Future CSC Meetings. There will be two more meetings scheduled for 2015-2016 in May and June. In May, CSC will discuss the ORCID implementation and may discuss open access textbooks (if it’s ready to be discussed). We will finalize for recommendation all revisions to the CSC webpage decided at today’s meeting. Mullen suggests a June special meeting on Data that she will plan with Cohn. Similar to our OA Collection development meeting, we would want to invite everyone involved in our various data initiatives to attend and have a wide ranging, structured discussion on our data initiatives. This meeting would take place at our usual CSC meeting time, June 20, in the UL Conf Room. More information on this will be forthcoming.

Of Interest: MIT has merged collection development and scholarly communication departments in a more holistic approach (under scholarly communication) which is creating good conversation.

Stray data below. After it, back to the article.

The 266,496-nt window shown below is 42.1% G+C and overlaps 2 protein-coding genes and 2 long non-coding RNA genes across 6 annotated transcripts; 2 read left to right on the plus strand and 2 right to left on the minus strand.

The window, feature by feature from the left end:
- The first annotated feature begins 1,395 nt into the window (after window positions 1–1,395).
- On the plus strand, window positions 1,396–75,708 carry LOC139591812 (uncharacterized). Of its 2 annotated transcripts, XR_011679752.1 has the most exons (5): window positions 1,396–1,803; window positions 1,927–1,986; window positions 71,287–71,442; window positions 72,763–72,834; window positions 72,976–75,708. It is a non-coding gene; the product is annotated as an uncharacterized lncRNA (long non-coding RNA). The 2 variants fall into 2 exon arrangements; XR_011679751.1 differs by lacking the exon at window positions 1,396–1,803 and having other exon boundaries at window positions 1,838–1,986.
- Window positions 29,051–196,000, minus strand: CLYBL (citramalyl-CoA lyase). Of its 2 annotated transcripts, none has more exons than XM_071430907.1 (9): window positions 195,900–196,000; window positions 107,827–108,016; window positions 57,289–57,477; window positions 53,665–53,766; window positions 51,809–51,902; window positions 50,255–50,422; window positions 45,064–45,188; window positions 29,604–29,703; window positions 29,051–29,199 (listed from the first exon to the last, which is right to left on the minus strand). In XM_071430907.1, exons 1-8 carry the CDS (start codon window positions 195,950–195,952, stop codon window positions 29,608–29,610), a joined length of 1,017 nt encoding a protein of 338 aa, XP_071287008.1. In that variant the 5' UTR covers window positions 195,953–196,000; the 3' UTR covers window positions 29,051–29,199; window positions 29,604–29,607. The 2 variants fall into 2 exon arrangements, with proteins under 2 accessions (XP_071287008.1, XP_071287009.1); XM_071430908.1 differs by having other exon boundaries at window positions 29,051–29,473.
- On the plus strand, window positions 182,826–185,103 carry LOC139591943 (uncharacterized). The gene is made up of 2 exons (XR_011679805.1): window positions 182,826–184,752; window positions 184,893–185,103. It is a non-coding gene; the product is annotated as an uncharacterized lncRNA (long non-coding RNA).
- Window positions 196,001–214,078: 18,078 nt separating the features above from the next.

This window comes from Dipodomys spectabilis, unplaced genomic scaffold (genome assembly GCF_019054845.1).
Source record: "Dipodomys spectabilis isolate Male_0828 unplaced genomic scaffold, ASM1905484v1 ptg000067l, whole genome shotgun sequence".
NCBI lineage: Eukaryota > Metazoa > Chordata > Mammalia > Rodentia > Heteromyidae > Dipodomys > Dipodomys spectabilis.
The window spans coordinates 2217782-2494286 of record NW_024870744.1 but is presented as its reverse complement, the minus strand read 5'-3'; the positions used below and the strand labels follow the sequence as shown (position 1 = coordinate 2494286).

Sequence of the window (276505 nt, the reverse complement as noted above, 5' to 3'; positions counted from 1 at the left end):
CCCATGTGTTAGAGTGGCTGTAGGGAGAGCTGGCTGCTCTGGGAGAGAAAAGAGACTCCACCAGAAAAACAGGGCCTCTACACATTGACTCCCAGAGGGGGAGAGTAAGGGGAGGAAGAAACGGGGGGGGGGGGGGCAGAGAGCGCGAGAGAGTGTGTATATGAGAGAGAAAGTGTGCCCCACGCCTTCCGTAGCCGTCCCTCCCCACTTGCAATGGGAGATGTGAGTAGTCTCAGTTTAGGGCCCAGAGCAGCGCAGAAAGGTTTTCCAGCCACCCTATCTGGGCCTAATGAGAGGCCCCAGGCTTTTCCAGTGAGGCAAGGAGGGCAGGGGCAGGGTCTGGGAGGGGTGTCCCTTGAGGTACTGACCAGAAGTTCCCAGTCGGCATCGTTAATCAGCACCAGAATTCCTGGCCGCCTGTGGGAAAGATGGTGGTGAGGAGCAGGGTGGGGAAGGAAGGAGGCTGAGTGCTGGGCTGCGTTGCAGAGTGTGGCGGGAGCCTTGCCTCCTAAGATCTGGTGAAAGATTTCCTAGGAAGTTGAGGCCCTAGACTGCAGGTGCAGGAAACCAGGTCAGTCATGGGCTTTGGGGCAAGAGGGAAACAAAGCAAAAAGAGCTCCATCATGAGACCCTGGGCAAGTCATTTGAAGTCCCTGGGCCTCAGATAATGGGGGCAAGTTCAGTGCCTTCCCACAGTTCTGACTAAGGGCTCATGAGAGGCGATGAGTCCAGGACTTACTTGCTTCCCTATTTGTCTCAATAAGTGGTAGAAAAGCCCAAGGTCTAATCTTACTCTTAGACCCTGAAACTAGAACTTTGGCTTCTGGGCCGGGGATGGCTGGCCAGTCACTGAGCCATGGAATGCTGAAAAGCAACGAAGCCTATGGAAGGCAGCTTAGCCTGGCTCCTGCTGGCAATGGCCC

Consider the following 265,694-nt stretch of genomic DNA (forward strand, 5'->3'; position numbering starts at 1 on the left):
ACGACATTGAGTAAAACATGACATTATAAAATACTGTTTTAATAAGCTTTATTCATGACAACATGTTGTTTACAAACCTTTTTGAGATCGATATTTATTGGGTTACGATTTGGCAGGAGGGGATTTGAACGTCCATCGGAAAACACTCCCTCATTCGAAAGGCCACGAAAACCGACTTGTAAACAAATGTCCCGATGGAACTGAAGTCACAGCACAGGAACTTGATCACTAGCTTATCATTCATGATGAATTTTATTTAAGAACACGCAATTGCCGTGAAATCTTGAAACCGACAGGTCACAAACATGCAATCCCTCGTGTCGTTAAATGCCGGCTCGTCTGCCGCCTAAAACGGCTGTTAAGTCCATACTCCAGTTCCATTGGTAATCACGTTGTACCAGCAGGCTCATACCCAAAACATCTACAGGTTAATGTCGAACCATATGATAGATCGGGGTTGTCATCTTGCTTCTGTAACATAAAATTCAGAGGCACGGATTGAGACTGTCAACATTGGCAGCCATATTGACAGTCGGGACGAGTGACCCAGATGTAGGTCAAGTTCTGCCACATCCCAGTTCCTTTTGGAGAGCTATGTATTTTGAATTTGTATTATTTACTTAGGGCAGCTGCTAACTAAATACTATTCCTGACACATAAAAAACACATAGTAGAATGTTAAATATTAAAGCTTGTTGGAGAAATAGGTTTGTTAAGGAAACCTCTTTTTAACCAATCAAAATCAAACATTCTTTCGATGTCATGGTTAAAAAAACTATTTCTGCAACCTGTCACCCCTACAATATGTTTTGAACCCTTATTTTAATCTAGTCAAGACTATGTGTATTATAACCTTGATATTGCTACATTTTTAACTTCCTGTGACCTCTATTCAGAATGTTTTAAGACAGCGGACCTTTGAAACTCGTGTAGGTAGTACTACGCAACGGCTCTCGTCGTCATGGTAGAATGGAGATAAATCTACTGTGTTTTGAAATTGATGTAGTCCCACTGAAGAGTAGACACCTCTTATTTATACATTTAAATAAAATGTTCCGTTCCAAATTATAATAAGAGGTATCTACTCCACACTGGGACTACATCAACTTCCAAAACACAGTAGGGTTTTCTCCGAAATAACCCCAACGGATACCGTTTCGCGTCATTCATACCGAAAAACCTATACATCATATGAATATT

Publication. Mullen was invited to publish in an issue of Against the Grain that focused on the future of the journal as a package. Her article, with David Ross of SAGE is entitled "Publishers and Institutional Repositories: Forging a Future that Facilitates Green Open Access for Researchers, Funders and Institutions" and is available at http://dx.doi.org/doi:10.7282/T3XK8HMN. Mullen continues to work with publishers and others to try to help them understand institutional OA policies and what we need.

Go, Open Access! Mullen announced that the trotter named "Open Access" won a race and would race that night at Pocono Downs! Tweeting about OA's adventures may be a good way to publicize open access.

4. Round Robin Updates: SciENcv sessions (Zhang), ORED Newsletter update and call (Morgan), ORCID Update (Mullen)

SciENcv (Zhang):